On Jul 1, Girls’ Generation member Yoona and soloist Lee Hyori went to a karaoke venue and started an Instagram live broadcast. They were criticised for not abiding by Korea’s social distancing measures, and for singing without masks when there were a few COVID-19 cases in Korea.
The broadcast ended after just three minutes, and Yoona posted a handwritten letter apologising for not being careful with her behaviour when medical staff and other citizens were working hard to stop the spread of the virus.
Some fans rampantly defended Yoona, claiming that she was just “having fun” and others were too harsh on her. However, I was disappointed in her for not being more thoughtful.
Even so, I accepted her apology and realised that our idols making minor mistakes or arguing doesn’t make them any less worthy of our love or support. We just need to know the difference between showing support for our idols and putting them on a pedestal.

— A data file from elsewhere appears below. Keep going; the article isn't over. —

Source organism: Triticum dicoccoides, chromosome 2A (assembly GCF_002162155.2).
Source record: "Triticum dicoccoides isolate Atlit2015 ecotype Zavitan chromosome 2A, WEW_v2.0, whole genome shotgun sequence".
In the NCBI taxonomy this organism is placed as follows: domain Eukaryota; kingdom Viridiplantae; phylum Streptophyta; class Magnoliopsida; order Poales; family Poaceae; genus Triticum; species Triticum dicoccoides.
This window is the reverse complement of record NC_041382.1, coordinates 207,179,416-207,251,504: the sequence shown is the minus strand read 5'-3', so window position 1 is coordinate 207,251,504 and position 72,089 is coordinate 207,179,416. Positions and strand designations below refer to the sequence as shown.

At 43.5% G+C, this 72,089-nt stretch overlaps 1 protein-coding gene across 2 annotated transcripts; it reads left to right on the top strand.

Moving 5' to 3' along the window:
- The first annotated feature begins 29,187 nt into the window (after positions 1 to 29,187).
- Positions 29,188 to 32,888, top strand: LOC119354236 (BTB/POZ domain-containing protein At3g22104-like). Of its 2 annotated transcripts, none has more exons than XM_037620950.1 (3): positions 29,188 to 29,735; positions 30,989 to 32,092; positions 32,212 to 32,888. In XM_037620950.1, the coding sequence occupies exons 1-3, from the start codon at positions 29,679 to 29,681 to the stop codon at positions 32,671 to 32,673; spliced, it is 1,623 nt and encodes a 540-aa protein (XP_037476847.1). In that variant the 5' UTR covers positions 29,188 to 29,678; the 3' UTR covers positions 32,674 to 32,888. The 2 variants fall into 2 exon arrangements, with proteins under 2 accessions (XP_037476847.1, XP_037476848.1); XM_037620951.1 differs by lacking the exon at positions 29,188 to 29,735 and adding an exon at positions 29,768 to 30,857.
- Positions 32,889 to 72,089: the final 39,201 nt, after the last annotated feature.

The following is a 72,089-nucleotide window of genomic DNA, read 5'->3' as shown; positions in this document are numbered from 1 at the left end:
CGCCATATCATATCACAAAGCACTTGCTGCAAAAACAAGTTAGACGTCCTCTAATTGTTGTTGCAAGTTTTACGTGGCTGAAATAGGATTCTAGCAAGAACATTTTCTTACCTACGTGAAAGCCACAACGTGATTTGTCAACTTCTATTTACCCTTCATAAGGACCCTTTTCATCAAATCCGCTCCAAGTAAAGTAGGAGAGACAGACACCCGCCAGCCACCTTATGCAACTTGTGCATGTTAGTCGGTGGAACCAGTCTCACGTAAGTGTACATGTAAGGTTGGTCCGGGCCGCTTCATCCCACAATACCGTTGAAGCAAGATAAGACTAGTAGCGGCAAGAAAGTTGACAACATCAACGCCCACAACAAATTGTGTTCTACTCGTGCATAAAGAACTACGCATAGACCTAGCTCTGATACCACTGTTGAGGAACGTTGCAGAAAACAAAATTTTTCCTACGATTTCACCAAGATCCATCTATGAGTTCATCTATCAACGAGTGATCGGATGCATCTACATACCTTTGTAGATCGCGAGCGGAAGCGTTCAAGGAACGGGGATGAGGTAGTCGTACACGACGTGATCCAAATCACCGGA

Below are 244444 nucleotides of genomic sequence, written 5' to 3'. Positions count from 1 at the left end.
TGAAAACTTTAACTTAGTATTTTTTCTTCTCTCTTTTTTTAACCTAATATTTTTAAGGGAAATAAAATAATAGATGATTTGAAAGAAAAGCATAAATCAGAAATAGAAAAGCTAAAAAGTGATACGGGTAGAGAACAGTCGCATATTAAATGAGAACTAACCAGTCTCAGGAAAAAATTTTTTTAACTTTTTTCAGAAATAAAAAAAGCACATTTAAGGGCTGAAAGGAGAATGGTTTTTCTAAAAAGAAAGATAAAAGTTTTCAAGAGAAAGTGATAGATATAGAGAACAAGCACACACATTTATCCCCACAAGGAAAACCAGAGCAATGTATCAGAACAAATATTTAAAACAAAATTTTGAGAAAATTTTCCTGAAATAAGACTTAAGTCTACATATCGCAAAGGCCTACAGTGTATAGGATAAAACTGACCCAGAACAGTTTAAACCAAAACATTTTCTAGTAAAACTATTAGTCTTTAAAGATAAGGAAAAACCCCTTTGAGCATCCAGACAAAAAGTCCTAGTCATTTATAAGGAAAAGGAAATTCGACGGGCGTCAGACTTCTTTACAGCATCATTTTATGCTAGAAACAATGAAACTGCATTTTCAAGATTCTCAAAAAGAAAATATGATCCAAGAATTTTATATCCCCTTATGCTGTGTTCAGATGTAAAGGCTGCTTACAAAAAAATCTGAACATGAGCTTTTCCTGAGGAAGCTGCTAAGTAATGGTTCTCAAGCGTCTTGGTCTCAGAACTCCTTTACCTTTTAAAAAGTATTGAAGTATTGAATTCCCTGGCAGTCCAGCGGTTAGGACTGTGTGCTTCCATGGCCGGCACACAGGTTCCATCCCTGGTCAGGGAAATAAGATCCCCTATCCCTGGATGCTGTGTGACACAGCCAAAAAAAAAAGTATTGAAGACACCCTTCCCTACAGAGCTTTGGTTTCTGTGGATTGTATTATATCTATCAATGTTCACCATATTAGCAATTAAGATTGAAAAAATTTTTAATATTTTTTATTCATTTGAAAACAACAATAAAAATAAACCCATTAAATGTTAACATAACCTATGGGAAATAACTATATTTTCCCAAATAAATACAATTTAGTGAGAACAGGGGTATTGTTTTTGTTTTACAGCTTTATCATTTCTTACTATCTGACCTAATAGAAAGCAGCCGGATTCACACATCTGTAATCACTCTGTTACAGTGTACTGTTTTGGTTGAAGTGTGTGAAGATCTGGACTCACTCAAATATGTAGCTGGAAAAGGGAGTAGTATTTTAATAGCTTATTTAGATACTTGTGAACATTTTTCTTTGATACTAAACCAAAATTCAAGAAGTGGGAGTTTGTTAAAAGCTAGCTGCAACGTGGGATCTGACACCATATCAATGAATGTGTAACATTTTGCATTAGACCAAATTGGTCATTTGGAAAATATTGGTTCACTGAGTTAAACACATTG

Of course, that’s not to say we shouldn’t have any idols at all. They are wonderful role models to look up to, they inspire us to be better and can even help us realise our career goals.
As someone who turned to K-pop during tough times, I can say with confidence that idols have made me incredibly happy when it was hard for me to even smile. I just had to make sure I didn’t obsess over them or believe they could do no wrong.
Instead of trying to control our idols’ actions or defending them every time they slip up, we should support them by appreciating and sharing their content.
But most importantly, to show support in a healthy way, we have to be aware of the fact that we are just fans and will never be our idols’ friends – and we have to be alright with that.